GNS theory cuts roleplaying creative agendas up into Gamism, Narrativism and Simulationism. The first two of these get more play, and greater respect, than the last, in my opinion. Yet I will argue this is because Simulationism has been misnamed; and in fact many important roleplaying innovations have been in a so-called simulationist space.
Quick disclaimer here: I’m going to talk about simulationism as described by Ron Edwards, but this is not really a theoretical article, and even though it tries to point the reader into a different view of what simulationism is, it isn’t any kind of attempted takedown of Edwards’s theory or other such shenanigans. Indeed it is rather selective in quoting Edwards, which would be a cardinal sin in a theory essay, but I hope I can get away with this in the above context.
The man who codified the concepts of GNS, Ron Edwards, talks about simulationism in his essay GNS and other matters:
Simulationism “is expressed by enhancing one or more of the listed elements [Character, Setting, Situation, System, Color]; in other words, Simulationism heightens and focuses Exploration as the priority of play.”
He talks about simulationism as focusing on exploration, a concept that is important to all roleplaying, but assumes pre-eminence and becomes an end-in-itself in simulationist play. Yet the term “exploration” is misleading. It implies a pre-existing reality which we together explore; or perhaps it is intended to imply a single fiction, probably created by one person, the GM. A more neutral term is creation, because that is in reality that which is being explored is simultaneously being created, whether by the GM or by the players, individually or collectively.
Similarly “simulationism” suggests an attempt to replicate some ideal – a realistic game world, a particular genre’s conventions, a well-realised character. But play that focuses on the act of creation (as opposed to exploration) need not be about simulating anything; it is often about the creation of imaginative, evocative content which might or might not relate to an ideal. Creativism would be a more accurate and comprehensive term for this type of play.
If we were going to do definitions, creativism might be defined as:
Creativism “is expressed by enhancing one or more of the listed elements [Character, Setting, Situation, System, Color]; in other words, Creativism heightens and focuses the creation and development of the shared fiction as the priority of play.”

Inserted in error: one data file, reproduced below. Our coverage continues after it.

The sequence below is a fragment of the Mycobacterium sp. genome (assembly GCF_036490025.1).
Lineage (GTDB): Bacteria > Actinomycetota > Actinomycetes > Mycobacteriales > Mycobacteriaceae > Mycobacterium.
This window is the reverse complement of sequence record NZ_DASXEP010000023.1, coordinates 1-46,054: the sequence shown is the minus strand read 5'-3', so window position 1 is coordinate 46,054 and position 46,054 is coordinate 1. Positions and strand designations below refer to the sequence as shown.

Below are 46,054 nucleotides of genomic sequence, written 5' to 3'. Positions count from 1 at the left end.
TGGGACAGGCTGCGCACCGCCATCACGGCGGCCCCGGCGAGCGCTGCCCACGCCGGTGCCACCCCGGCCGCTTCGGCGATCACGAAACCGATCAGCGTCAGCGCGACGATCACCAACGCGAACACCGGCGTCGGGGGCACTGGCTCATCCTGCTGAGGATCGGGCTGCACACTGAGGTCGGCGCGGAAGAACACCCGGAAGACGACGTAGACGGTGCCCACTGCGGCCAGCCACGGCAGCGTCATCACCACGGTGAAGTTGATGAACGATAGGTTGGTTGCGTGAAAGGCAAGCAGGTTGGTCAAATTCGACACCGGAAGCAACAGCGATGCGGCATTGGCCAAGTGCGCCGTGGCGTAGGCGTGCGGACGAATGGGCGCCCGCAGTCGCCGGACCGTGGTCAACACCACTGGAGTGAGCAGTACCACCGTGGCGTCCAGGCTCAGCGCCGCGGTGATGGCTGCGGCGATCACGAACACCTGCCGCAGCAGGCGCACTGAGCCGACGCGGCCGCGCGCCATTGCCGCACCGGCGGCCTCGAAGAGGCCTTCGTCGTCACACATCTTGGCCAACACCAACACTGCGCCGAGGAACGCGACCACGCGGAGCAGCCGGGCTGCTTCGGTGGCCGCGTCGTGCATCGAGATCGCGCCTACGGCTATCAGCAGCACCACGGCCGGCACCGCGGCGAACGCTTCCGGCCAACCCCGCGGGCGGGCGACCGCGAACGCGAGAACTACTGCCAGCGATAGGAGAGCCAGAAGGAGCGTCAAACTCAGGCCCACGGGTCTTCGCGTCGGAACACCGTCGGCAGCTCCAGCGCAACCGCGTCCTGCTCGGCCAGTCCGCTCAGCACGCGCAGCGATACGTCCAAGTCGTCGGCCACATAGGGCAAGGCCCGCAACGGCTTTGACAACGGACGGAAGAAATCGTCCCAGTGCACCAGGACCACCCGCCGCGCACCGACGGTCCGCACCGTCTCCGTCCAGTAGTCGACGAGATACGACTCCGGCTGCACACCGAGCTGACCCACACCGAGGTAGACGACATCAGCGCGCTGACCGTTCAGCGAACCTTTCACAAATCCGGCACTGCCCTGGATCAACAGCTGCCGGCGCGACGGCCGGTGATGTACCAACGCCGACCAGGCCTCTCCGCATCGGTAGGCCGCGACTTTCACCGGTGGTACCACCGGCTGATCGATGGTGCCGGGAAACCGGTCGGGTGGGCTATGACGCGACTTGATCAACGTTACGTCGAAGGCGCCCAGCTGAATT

Now I’m not seeking to pick an argument with Ron or anyone else here. Instead, I’ll pause to note that “creativism” already probably sounds much more appealing to many roleplayers than “simulationism”, which is resonant with computer games and wargames – popular with some, but not with all. “Simulationism” hints at rules and dry technicality, while “creativism” points to imagination and shared endeavour. I’d also like to talk a bit about where that reframed concept leads us.
For one, it leads us to focus on questions about who creates the content of the game. Much of indie roleplaying design has been concerned with handing over creative authority, or at any rate extending it, from the GM to the rest of the players. Indeed, many indie games have no such distinction. This has some implications for the pursuit of drama (narrativism) and challenge (gamism) but its biggest impact is on the act of creation itself. It enables more people to take part in the act of creation, and thus plays into a creativist agenda.
We can go further. Creativist concerns lead us to look at how the act of creation is regulated. Drama points, games structured into acts, Dogs in the Vineyard’s traits, and many more, serve to regulate the flow of content creation. They serve other purposes too, of course; but one major impact is to shift creative power and constrain the creative act. This leads to the well-known paradox that one can sometimes be most creative when one does not have a free hand to create anything one wishes to.
I’m spending a lot of time thinking about these issues at present. And indeed, I’ve been teasingly referred to as a simulationist. Maybe I am – but these days I feel like I’m more of a creativist.